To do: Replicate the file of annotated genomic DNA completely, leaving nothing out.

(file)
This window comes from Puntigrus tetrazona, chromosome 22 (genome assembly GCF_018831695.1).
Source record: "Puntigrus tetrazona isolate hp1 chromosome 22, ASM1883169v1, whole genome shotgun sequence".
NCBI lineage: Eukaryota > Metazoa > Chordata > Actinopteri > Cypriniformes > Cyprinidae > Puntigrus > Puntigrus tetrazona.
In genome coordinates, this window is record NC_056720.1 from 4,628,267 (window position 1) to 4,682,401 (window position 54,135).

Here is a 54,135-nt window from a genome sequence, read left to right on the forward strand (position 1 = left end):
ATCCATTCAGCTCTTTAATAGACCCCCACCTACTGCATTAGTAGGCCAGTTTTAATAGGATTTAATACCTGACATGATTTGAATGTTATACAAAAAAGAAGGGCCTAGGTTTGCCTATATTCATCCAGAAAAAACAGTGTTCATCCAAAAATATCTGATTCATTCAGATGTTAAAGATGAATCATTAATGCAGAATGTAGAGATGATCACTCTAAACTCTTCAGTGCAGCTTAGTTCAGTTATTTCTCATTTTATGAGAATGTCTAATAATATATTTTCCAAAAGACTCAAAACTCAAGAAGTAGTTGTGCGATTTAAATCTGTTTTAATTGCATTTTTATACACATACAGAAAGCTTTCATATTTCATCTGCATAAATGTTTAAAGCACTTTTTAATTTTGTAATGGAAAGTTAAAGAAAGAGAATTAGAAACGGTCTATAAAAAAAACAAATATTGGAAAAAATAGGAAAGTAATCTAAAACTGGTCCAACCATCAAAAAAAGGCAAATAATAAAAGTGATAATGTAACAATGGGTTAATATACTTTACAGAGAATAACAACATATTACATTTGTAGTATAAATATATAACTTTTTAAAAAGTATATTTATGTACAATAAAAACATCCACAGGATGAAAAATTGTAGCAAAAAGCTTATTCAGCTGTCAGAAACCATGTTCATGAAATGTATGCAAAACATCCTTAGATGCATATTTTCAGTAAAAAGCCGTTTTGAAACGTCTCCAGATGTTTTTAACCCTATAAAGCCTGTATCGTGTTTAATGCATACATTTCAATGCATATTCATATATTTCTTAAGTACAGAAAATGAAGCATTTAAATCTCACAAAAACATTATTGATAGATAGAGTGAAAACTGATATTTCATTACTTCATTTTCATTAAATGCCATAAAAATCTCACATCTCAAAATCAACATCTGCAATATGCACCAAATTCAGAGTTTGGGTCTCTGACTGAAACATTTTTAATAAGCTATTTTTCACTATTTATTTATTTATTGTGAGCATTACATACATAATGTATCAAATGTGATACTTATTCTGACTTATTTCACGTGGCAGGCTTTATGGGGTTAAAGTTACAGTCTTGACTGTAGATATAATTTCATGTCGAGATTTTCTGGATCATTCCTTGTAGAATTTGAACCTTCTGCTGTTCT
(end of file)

This window comes from Puntigrus tetrazona, chromosome 22 (genome assembly GCF_018831695.1).
Source record: "Puntigrus tetrazona isolate hp1 chromosome 22, ASM1883169v1, whole genome shotgun sequence".
NCBI lineage: Eukaryota > Metazoa > Chordata > Actinopteri > Cypriniformes > Cyprinidae > Puntigrus > Puntigrus tetrazona.
In genome coordinates, this window is record NC_056720.1 from 4,628,267 (window position 1) to 4,682,401 (window position 54,135).

Here is a 54,135-nt window from a genome sequence, read left to right on the forward strand (position 1 = left end):
ATCCATTCAGCTCTTTAATAGACCCCCACCTACTGCATTAGTAGGCCAGTTTTAATAGGATTTAATACCTGACATGATTTGAATGTTATACAAAAAAGAAGGGCCTAGGTTTGCCTATATTCATCCAGAAAAAACAGTGTTCATCCAAAAATATCTGATTCATTCAGATGTTAAAGATGAATCATTAATGCAGAATGTAGAGATGATCACTCTAAACTCTTCAGTGCAGCTTAGTTCAGTTATTTCTCATTTTATGAGAATGTCTAATAATATATTTTCCAAAAGACTCAAAACTCAAGAAGTAGTTGTGCGATTTAAATCTGTTTTAATTGCATTTTTATACACATACAGAAAGCTTTCATATTTCATCTGCATAAATGTTTAAAGCACTTTTTAATTTTGTAATGGAAAGTTAAAGAAAGAGAATTAGAAACGGTCTATAAAAAAAACAAATATTGGAAAAAATAGGAAAGTAATCTAAAACTGGTCCAACCATCAAAAAAAGGCAAATAATAAAAGTGATAATGTAACAATGGGTTAATATACTTTACAGAGAATAACAACATATTACATTTGTAGTATAAATATATAACTTTTTAAAAAGTATATTTATGTACAATAAAAACATCCACAGGATGAAAAATTGTAGCAAAAAGCTTATTCAGCTGTCAGAAACCATGTTCATGAAATGTATGCAAAACATCCTTAGATGCATATTTTCAGTAAAAAGCCGTTTTGAAACGTCTCCAGATGTTTTTAACCCTATAAAGCCTGTATCGTGTTTAATGCATACATTTCAATGCATATTCATATATTTCTTAAGTACAGAAAATGAAGCATTTAAATCTCACAAAAACATTATTGATAGATAGAGTGAAAACTGATATTTCATTACTTCATTTTCATTAAATGCCATAAAAATCTCACATCTCAAAATCAACATCTGCAATATGCACCAAATTCAGAGTTTGGGTCTCTGACTGAAACATTTTTAATAAGCTATTTTTCACTATTTATTTATTTATTGTGAGCATTACATACATAATGTATCAAATGTGATACTTATTCTGACTTATTTCACGTGGCAGGCTTTATGGGGTTAAAGTTACAGTCTTGACTGTAGATATAATTTCATGTCGAGATTTTCTGGATCATTCCTTGTAGAATTTGAACCTTCTGCTGTTCT